xml in fptools?

John Meacham john at repetae.net
Thu May 25 22:16:18 EDT 2006

On Fri, May 26, 2006 at 01:33:05AM +0100, Duncan Coutts wrote:
> On Thu, 2006-05-25 at 16:41 -0700, Ashley Yakeley wrote:
> > Malcolm Wallace wrote:
> > 
> > > Oh, I always assume lazy I/O.  It is one of the most useful parts of
> > > Haskell, and I rely on it all the time for both interactivity and
> > > avoidance of space problems.
> > 
> > Lazy I/O is problematic and probably a bad idea for libraries:
> > <http://haskell.org/pipermail/haskell/2006-May/017998.html>
> Assuming we do have imprecise exceptions what is wrong with lazy IO?

gosh I really dislike imprecise exceptions. I would hate to use them for
any expected code path and am wary of using them for even unexpected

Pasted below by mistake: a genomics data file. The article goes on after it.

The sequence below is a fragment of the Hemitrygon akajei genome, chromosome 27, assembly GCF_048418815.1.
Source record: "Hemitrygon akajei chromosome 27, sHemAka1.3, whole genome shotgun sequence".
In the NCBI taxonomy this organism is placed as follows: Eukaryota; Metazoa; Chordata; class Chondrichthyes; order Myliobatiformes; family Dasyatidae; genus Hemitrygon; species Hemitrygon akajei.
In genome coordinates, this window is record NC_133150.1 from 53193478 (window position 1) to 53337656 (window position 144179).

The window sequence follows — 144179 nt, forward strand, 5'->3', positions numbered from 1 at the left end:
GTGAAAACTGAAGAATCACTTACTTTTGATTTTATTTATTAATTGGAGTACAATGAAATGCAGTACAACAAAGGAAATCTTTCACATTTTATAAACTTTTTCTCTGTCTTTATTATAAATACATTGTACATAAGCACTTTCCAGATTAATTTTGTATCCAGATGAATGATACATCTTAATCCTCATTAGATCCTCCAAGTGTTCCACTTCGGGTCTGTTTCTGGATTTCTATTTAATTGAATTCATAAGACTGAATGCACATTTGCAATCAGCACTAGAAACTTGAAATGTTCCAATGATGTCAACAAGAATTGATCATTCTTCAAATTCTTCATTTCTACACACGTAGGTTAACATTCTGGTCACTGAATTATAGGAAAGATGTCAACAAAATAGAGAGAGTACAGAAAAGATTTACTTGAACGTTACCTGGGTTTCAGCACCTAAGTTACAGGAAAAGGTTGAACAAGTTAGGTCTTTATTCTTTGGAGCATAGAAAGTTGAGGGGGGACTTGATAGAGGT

ones. You have to be very intimatly familier with exactly what gets
evaluated when or insert a bunch of deepSeqs and hope you don't evaluate
something too early. I think they encourage very bad and sloppy programming
practices and we wouldn't want to encourage their use as a general tool.

The only types of uses I approve of them for are things like ghci, where
you don't want errors in user typed code to abort the interpreter, and
for things like catching type errors in jhc, where it will abort the
program still, but will annotate the message with what was happening
before and after and various other useful details for tracking down the
cause of the error.

That said, Lazy IO is useful, a lot of times aborting your program on
failure of IO is the right thing to do and lazyness can make things more
elegant and faster, jhcs load time decreased signifigantly since I
started reading the 'ho' files lazily. I like having the option of Lazy
IO, I don't think it should be the default and most definitly not the
only way people interact with the world though.


John Meacham - ⑆repetae.net⑆john⑈

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